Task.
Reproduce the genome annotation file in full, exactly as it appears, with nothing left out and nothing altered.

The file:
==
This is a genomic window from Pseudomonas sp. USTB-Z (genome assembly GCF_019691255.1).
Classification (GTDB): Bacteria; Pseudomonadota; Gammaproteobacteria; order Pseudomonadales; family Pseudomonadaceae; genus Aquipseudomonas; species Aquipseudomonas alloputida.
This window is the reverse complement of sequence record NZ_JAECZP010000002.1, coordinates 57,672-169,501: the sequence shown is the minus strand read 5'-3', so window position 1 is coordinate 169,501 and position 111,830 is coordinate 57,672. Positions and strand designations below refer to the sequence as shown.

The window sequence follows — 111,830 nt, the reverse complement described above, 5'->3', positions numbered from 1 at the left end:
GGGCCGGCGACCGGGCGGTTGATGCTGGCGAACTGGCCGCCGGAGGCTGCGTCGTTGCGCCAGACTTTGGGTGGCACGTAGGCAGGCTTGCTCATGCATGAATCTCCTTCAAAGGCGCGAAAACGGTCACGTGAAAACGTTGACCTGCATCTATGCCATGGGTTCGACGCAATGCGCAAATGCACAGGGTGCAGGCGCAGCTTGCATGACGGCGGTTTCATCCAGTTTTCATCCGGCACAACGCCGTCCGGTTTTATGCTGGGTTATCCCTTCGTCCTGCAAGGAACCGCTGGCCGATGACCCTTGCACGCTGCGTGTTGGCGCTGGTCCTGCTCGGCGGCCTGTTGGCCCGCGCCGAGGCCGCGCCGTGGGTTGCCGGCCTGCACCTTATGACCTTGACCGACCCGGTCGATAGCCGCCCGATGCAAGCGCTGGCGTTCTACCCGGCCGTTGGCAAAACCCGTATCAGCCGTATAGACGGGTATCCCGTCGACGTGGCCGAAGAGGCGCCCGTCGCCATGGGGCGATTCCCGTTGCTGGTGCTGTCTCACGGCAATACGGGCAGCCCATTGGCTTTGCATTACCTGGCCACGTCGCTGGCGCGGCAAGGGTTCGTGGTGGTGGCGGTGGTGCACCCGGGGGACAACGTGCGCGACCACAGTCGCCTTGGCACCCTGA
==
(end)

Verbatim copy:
This is a genomic window from Pseudomonas sp. USTB-Z (genome assembly GCF_019691255.1).
Classification (GTDB): Bacteria; Pseudomonadota; Gammaproteobacteria; order Pseudomonadales; family Pseudomonadaceae; genus Aquipseudomonas; species Aquipseudomonas alloputida.
This window is the reverse complement of sequence record NZ_JAECZP010000002.1, coordinates 57,672-169,501: the sequence shown is the minus strand read 5'-3', so window position 1 is coordinate 169,501 and position 111,830 is coordinate 57,672. Positions and strand designations below refer to the sequence as shown.

The window sequence follows — 111,830 nt, the reverse complement described above, 5'->3', positions numbered from 1 at the left end:
GGGCCGGCGACCGGGCGGTTGATGCTGGCGAACTGGCCGCCGGAGGCTGCGTCGTTGCGCCAGACTTTGGGTGGCACGTAGGCAGGCTTGCTCATGCATGAATCTCCTTCAAAGGCGCGAAAACGGTCACGTGAAAACGTTGACCTGCATCTATGCCATGGGTTCGACGCAATGCGCAAATGCACAGGGTGCAGGCGCAGCTTGCATGACGGCGGTTTCATCCAGTTTTCATCCGGCACAACGCCGTCCGGTTTTATGCTGGGTTATCCCTTCGTCCTGCAAGGAACCGCTGGCCGATGACCCTTGCACGCTGCGTGTTGGCGCTGGTCCTGCTCGGCGGCCTGTTGGCCCGCGCCGAGGCCGCGCCGTGGGTTGCCGGCCTGCACCTTATGACCTTGACCGACCCGGTCGATAGCCGCCCGATGCAAGCGCTGGCGTTCTACCCGGCCGTTGGCAAAACCCGTATCAGCCGTATAGACGGGTATCCCGTCGACGTGGCCGAAGAGGCGCCCGTCGCCATGGGGCGATTCCCGTTGCTGGTGCTGTCTCACGGCAATACGGGCAGCCCATTGGCTTTGCATTACCTGGCCACGTCGCTGGCGCGGCAAGGGTTCGTGGTGGTGGCGGTGGTGCACCCGGGGGACAACGTGCGCGACCACAGTCGCCTTGGCACCCTGA